Language Selection

English French German Italian Portuguese Spanish

One more thing with Novell: the EULA

Filed under
SUSE

OK, it's about a Beta/Prerelease. Still, it's open source and governed by GPL or by more permissive licenses. And what is openSUSE 11.0b3 EULA saying? (Was it written by Microsoft, or what?)

"The Grumpy Editor" is quoting the most relevant parts: «It must be said that this distribution got off on rather the wrong foot; it puts up an end-user license agreement which prohibits redistribution for compensation, bundling openSUSE with any other "offering," reverse engineering, transfer of the software, use in a production environment, or publishing benchmark results (but only if you're a software vendor). Users are required to stop using the software upon termination of the license, which happens after 90 days, after the next release, or whenever Novell says so. And, just in case one was considering the crime of using the release for too long: "The Software may contain an automatic disabling mechanism that prevents its use after a certain period of time, so You should back up Your system and take other measures to prevent any loss of files or data."»

No, really?




From the horse'e own mou.. lawyers.

See, Susan? I told you all along.

Comment viewing options

Select your preferred way to display the comments and click "Save settings" to activate your changes.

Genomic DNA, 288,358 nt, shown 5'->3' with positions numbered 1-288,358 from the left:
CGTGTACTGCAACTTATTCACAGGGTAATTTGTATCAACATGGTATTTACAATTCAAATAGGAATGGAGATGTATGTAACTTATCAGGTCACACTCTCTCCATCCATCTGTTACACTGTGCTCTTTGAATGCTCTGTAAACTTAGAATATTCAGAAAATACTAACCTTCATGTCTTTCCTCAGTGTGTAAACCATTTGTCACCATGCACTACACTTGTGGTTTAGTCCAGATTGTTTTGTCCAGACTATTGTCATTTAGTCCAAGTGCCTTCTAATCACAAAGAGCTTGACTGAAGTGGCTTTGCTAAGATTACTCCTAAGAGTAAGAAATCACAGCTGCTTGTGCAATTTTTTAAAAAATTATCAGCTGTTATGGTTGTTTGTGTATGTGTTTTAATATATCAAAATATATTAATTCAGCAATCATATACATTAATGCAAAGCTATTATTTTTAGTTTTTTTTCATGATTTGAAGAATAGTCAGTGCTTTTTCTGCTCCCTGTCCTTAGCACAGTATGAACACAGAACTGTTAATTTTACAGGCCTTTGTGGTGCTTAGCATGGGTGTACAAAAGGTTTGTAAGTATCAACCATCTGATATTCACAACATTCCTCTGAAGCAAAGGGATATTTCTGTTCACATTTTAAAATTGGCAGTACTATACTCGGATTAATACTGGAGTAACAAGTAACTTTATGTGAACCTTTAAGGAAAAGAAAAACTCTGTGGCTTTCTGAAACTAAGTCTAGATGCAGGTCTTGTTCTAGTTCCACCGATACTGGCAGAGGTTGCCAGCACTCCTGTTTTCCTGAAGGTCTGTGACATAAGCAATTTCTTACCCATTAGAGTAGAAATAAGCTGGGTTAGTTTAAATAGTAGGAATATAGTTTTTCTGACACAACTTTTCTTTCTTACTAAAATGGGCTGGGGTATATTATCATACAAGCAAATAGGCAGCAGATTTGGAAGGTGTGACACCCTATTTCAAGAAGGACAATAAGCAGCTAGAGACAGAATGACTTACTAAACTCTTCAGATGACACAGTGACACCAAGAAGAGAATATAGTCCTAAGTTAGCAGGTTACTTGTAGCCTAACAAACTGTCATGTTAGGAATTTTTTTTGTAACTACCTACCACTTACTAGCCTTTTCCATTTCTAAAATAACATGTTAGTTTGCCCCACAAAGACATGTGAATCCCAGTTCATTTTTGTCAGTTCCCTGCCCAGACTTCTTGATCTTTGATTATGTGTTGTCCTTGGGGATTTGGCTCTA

More in Tux Machines

Kernel 3.18 development – the kernel column

Linus Torvalds announced Linux 3.17, the Shuffling Zombie Juror, saying, “The past week was fairly calm, and so I have no qualms about releasing 3.17 on the normal schedule”. The latest kernel includes a number of nice headline features, such as the new getrandom() system call and sealed files APIs that we covered in previous issues of LU&D. Linux 3.17 also includes support for less highlighted new features, such as new signature checking of kexec()’d kernel images and sparse files on Samba file systems (which is significant for those mounting Windows and Mac shares). Read more

Qt 5.4 Release Candidate Available

I am happy to announce that Qt 5.4 Release Candidate is now available. After the Qt5.4 Beta release we have done some build & packaging related updates in addition to large number of error fixes based on feedback from Beta release. Read more

Weston's IVI Shell Sees New Version

There hasn't been much in the way of exciting Wayland/Weston developments to report on this month, but its development is continuing in its usual manner. Out today is another version of the Weston IVI Shell as it still works to being accepted upstream. The weston-ivi-shell is a reference shell for Wayland's Weston compositor running on In-Vehicle Infotainment (IVI) systems. The Weston-IVI work dates back many months and today's revision to the shell marks its eighth public version as it still seeks to be accepted into mainline Weston. Read more

Python 3 Support Added To The GNOME Shell

The GNOME Shell 3.15.2 release fixes some visual glitching, improves the layout of the extension installation dialog, supports the CSS margin property, and offers other bug fixes and minor enhancements. Most notable to GNOME Shell 3.15.2 though is there's finally Python 3 support. Many GNOME components have long ported their Python 2 code to Python 3 while GNOME Shell's Python support has just received the Py3 treatment. Details on GNOME's overall Python 3 porting work can be found via this Wiki page. Read more